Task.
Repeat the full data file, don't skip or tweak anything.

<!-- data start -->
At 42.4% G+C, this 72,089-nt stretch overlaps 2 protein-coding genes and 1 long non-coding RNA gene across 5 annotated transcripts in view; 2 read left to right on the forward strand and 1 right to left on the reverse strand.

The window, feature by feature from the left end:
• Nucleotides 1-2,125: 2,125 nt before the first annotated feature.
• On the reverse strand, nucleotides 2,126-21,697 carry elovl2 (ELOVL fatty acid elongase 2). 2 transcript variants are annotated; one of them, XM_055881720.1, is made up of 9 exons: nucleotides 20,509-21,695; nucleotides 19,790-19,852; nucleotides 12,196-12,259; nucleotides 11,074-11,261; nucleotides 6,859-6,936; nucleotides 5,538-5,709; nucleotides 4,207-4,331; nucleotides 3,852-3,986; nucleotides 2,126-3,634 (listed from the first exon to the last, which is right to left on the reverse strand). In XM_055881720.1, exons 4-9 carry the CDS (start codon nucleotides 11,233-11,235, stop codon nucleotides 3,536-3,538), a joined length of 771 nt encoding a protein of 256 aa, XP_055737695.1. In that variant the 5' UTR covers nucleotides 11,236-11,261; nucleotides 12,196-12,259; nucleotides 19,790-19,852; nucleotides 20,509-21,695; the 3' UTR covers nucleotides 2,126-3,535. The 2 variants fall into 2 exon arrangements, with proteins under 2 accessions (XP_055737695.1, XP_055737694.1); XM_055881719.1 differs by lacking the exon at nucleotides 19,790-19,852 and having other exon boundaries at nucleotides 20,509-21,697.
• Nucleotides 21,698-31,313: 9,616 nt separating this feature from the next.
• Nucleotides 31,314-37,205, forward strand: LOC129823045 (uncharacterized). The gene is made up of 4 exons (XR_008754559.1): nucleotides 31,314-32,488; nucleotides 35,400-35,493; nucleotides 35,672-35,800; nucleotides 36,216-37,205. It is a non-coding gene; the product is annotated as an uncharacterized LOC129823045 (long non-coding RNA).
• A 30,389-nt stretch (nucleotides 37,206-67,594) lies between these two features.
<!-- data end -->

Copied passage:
At 42.4% G+C, this 72,089-nt stretch overlaps 2 protein-coding genes and 1 long non-coding RNA gene across 5 annotated transcripts in view; 2 read left to right on the forward strand and 1 right to left on the reverse strand.

The window, feature by feature from the left end:
• Nucleotides 1-2,125: 2,125 nt before the first annotated feature.
• On the reverse strand, nucleotides 2,126-21,697 carry elovl2 (ELOVL fatty acid elongase 2). 2 transcript variants are annotated; one of them, XM_055881720.1, is made up of 9 exons: nucleotides 20,509-21,695; nucleotides 19,790-19,852; nucleotides 12,196-12,259; nucleotides 11,074-11,261; nucleotides 6,859-6,936; nucleotides 5,538-5,709; nucleotides 4,207-4,331; nucleotides 3,852-3,986; nucleotides 2,126-3,634 (listed from the first exon to the last, which is right to left on the reverse strand). In XM_055881720.1, exons 4-9 carry the CDS (start codon nucleotides 11,233-11,235, stop codon nucleotides 3,536-3,538), a joined length of 771 nt encoding a protein of 256 aa, XP_055737695.1. In that variant the 5' UTR covers nucleotides 11,236-11,261; nucleotides 12,196-12,259; nucleotides 19,790-19,852; nucleotides 20,509-21,695; the 3' UTR covers nucleotides 2,126-3,535. The 2 variants fall into 2 exon arrangements, with proteins under 2 accessions (XP_055737695.1, XP_055737694.1); XM_055881719.1 differs by lacking the exon at nucleotides 19,790-19,852 and having other exon boundaries at nucleotides 20,509-21,697.
• Nucleotides 21,698-31,313: 9,616 nt separating this feature from the next.
• Nucleotides 31,314-37,205, forward strand: LOC129823045 (uncharacterized). The gene is made up of 4 exons (XR_008754559.1): nucleotides 31,314-32,488; nucleotides 35,400-35,493; nucleotides 35,672-35,800; nucleotides 36,216-37,205. It is a non-coding gene; the product is annotated as an uncharacterized LOC129823045 (long non-coding RNA).
• A 30,389-nt stretch (nucleotides 37,206-67,594) lies between these two features.